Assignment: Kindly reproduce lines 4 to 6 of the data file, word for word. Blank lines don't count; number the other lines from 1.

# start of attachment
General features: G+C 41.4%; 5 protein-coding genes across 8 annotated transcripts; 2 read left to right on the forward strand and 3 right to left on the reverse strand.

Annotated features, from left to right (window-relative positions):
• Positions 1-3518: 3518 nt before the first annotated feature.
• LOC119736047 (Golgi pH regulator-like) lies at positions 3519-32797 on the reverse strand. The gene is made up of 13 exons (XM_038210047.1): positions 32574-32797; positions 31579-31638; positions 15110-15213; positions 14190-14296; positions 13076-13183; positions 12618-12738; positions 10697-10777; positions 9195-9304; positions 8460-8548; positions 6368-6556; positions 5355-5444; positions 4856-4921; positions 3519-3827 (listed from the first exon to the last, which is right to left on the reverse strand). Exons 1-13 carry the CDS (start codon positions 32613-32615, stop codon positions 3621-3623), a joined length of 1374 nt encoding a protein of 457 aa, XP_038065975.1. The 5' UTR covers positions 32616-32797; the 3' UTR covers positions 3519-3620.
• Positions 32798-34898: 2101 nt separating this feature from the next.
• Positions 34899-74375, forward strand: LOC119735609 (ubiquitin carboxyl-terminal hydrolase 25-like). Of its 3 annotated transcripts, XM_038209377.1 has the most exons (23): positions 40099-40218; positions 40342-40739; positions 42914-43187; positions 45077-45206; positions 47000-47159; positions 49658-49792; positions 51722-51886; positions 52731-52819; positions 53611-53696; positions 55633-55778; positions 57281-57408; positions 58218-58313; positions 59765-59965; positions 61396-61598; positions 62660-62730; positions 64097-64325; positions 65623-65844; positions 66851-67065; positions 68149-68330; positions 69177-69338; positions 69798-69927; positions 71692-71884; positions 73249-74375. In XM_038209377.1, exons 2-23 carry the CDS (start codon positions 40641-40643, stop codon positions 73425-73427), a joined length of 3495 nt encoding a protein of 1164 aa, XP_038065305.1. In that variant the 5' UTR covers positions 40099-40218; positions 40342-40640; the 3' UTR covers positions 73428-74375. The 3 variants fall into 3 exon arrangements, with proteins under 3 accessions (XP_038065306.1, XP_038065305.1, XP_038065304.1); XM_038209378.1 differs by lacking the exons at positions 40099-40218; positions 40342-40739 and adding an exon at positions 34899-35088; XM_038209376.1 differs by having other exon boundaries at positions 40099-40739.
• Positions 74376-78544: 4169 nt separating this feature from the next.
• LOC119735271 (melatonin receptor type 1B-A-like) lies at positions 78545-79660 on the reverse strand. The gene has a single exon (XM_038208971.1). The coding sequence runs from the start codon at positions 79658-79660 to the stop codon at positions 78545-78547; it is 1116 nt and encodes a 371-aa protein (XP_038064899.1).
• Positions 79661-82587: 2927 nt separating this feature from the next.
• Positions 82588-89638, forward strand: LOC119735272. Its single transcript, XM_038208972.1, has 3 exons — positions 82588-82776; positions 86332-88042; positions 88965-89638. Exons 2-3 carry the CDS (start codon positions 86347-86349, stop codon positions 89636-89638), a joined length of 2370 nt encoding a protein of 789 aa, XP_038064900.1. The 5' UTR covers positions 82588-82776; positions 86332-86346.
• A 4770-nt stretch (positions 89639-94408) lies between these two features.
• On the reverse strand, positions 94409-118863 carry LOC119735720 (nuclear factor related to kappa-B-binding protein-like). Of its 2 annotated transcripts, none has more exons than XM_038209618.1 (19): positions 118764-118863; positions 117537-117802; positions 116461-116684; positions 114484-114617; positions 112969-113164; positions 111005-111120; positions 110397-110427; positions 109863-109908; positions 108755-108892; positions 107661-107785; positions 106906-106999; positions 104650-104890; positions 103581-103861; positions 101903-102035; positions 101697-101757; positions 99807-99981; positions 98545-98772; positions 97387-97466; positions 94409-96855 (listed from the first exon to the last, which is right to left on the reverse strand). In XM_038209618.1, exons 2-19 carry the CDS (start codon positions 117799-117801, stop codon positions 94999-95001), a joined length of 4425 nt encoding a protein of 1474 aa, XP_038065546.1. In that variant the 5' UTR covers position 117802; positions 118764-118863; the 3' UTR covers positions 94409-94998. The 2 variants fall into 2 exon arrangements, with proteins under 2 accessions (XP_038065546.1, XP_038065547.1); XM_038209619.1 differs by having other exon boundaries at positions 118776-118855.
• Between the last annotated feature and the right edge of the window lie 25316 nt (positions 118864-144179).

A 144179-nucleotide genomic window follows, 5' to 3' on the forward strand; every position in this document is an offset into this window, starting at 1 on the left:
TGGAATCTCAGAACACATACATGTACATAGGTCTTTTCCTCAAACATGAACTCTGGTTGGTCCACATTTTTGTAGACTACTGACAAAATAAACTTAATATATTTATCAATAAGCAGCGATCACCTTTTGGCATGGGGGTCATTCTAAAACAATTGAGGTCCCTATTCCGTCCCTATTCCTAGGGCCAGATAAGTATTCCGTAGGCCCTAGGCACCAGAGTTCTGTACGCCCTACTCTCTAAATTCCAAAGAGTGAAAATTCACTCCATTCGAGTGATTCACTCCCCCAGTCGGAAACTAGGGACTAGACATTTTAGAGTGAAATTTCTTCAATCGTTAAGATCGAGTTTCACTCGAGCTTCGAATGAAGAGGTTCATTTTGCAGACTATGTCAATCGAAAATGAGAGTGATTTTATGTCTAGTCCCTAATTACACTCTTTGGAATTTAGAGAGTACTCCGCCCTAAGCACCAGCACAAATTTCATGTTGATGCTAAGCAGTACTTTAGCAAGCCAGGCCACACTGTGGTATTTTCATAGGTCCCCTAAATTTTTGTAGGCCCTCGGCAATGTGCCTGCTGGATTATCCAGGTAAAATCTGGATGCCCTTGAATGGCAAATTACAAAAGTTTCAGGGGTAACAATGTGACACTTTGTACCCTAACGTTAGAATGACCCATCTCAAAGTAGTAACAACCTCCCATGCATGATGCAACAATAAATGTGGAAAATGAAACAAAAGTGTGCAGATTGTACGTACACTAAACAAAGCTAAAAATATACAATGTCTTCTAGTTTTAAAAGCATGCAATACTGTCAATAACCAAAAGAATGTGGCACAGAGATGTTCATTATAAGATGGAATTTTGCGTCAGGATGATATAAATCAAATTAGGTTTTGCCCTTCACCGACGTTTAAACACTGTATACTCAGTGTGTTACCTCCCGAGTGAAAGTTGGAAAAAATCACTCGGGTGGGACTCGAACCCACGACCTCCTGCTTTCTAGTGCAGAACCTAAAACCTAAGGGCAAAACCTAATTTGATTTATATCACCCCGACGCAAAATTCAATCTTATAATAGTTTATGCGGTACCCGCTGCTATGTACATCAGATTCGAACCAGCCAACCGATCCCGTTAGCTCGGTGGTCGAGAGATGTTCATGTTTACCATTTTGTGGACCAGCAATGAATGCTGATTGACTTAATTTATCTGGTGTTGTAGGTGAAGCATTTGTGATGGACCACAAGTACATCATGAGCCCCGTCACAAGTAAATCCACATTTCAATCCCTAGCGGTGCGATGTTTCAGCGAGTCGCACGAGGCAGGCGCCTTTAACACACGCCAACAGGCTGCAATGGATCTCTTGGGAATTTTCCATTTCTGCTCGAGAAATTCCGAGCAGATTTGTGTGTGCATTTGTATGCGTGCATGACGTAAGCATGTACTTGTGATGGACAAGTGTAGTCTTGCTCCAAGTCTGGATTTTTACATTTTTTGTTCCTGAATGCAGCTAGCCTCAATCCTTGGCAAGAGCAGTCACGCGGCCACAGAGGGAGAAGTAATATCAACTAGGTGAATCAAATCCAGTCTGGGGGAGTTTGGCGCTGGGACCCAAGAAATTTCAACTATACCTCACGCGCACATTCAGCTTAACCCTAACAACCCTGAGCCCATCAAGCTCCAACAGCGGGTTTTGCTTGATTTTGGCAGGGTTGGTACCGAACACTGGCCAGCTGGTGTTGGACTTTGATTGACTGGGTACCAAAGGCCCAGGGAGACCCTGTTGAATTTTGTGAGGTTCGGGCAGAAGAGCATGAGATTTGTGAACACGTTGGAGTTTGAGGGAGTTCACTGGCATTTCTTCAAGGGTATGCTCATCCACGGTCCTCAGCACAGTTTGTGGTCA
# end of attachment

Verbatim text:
• LOC119736047 (Golgi pH regulator-like) lies at positions 3519-32797 on the reverse strand. The gene is made up of 13 exons (XM_038210047.1): positions 32574-32797; positions 31579-31638; positions 15110-15213; positions 14190-14296; positions 13076-13183; positions 12618-12738; positions 10697-10777; positions 9195-9304; positions 8460-8548; positions 6368-6556; positions 5355-5444; positions 4856-4921; positions 3519-3827 (listed from the first exon to the last, which is right to left on the reverse strand). Exons 1-13 carry the CDS (start codon positions 32613-32615, stop codon positions 3621-3623), a joined length of 1374 nt encoding a protein of 457 aa, XP_038065975.1. The 5' UTR covers positions 32616-32797; the 3' UTR covers positions 3519-3620.
• Positions 32798-34898: 2101 nt separating this feature from the next.
• Positions 34899-74375, forward strand: LOC119735609 (ubiquitin carboxyl-terminal hydrolase 25-like). Of its 3 annotated transcripts, XM_038209377.1 has the most exons (23): positions 40099-40218; positions 40342-40739; positions 42914-43187; positions 45077-45206; positions 47000-47159; positions 49658-49792; positions 51722-51886; positions 52731-52819; positions 53611-53696; positions 55633-55778; positions 57281-57408; positions 58218-58313; positions 59765-59965; positions 61396-61598; positions 62660-62730; positions 64097-64325; positions 65623-65844; positions 66851-67065; positions 68149-68330; positions 69177-69338; positions 69798-69927; positions 71692-71884; positions 73249-74375. In XM_038209377.1, exons 2-23 carry the CDS (start codon positions 40641-40643, stop codon positions 73425-73427), a joined length of 3495 nt encoding a protein of 1164 aa, XP_038065305.1. In that variant the 5' UTR covers positions 40099-40218; positions 40342-40640; the 3' UTR covers positions 73428-74375. The 3 variants fall into 3 exon arrangements, with proteins under 3 accessions (XP_038065306.1, XP_038065305.1, XP_038065304.1); XM_038209378.1 differs by lacking the exons at positions 40099-40218; positions 40342-40739 and adding an exon at positions 34899-35088; XM_038209376.1 differs by having other exon boundaries at positions 40099-40739.